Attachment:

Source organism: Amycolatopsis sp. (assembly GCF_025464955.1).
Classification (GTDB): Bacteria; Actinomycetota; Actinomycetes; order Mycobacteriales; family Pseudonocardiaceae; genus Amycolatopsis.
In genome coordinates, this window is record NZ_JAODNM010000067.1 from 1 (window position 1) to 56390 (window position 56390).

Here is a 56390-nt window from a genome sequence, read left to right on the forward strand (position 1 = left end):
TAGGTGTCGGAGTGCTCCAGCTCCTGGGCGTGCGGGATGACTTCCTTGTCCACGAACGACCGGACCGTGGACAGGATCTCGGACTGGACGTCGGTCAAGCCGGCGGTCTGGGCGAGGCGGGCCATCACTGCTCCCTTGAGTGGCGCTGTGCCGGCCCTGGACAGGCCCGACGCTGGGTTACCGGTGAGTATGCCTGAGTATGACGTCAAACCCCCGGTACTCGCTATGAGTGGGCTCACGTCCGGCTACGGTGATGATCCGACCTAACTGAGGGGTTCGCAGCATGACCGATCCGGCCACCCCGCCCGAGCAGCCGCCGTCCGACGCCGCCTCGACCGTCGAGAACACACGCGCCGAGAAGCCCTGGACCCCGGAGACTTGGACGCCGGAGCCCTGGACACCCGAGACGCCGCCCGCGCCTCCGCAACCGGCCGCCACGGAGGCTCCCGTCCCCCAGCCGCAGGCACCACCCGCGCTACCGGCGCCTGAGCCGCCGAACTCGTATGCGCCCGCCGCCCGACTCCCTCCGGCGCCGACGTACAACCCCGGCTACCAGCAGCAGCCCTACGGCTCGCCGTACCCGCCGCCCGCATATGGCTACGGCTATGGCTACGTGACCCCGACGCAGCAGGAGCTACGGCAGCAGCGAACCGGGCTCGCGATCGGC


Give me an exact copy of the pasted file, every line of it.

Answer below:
Source organism: Amycolatopsis sp. (assembly GCF_025464955.1).
Classification (GTDB): Bacteria; Actinomycetota; Actinomycetes; order Mycobacteriales; family Pseudonocardiaceae; genus Amycolatopsis.
In genome coordinates, this window is record NZ_JAODNM010000067.1 from 1 (window position 1) to 56390 (window position 56390).

Here is a 56390-nt window from a genome sequence, read left to right on the forward strand (position 1 = left end):
TAGGTGTCGGAGTGCTCCAGCTCCTGGGCGTGCGGGATGACTTCCTTGTCCACGAACGACCGGACCGTGGACAGGATCTCGGACTGGACGTCGGTCAAGCCGGCGGTCTGGGCGAGGCGGGCCATCACTGCTCCCTTGAGTGGCGCTGTGCCGGCCCTGGACAGGCCCGACGCTGGGTTACCGGTGAGTATGCCTGAGTATGACGTCAAACCCCCGGTACTCGCTATGAGTGGGCTCACGTCCGGCTACGGTGATGATCCGACCTAACTGAGGGGTTCGCAGCATGACCGATCCGGCCACCCCGCCCGAGCAGCCGCCGTCCGACGCCGCCTCGACCGTCGAGAACACACGCGCCGAGAAGCCCTGGACCCCGGAGACTTGGACGCCGGAGCCCTGGACACCCGAGACGCCGCCCGCGCCTCCGCAACCGGCCGCCACGGAGGCTCCCGTCCCCCAGCCGCAGGCACCACCCGCGCTACCGGCGCCTGAGCCGCCGAACTCGTATGCGCCCGCCGCCCGACTCCCTCCGGCGCCGACGTACAACCCCGGCTACCAGCAGCAGCCCTACGGCTCGCCGTACCCGCCGCCCGCATATGGCTACGGCTATGGCTACGTGACCCCGACGCAGCAGGAGCTACGGCAGCAGCGAACCGGGCTCGCGATCGGC